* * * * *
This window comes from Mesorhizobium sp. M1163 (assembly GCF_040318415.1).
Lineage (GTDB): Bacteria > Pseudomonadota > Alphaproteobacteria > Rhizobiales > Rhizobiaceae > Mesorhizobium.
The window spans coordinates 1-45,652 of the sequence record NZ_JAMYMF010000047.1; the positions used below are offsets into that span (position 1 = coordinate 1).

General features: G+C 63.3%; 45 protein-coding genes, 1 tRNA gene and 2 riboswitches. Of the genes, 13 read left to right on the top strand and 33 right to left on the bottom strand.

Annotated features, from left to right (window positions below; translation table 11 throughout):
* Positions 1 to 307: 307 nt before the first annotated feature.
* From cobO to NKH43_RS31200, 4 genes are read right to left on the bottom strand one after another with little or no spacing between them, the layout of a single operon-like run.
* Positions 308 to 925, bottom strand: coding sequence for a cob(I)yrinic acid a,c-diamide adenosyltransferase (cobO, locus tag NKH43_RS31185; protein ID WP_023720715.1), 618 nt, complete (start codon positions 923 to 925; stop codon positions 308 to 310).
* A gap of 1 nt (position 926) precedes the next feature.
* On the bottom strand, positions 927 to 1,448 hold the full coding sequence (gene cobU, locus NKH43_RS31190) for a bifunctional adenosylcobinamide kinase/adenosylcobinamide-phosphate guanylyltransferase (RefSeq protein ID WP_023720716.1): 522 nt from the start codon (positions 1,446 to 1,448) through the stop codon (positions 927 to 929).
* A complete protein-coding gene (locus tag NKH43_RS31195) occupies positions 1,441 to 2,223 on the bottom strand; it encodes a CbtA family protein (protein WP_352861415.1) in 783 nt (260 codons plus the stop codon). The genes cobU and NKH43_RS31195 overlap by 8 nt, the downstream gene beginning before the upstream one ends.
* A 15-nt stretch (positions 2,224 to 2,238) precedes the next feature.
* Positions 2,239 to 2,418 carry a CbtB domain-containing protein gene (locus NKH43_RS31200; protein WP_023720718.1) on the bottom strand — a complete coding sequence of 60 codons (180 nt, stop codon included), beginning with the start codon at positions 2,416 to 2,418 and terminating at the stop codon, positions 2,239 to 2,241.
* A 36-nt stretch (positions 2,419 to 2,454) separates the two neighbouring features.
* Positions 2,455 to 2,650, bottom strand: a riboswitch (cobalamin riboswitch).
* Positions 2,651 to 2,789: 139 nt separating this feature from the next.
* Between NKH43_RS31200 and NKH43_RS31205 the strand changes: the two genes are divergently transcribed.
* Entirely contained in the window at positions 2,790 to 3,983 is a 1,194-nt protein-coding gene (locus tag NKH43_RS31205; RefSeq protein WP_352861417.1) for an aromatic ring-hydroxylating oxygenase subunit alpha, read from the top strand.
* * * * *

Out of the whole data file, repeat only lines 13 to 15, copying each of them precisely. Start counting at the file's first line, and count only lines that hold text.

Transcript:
* Positions 2,239 to 2,418 carry a CbtB domain-containing protein gene (locus NKH43_RS31200; protein WP_023720718.1) on the bottom strand — a complete coding sequence of 60 codons (180 nt, stop codon included), beginning with the start codon at positions 2,416 to 2,418 and terminating at the stop codon, positions 2,239 to 2,241.
* A 36-nt stretch (positions 2,419 to 2,454) separates the two neighbouring features.
* Positions 2,455 to 2,650, bottom strand: a riboswitch (cobalamin riboswitch).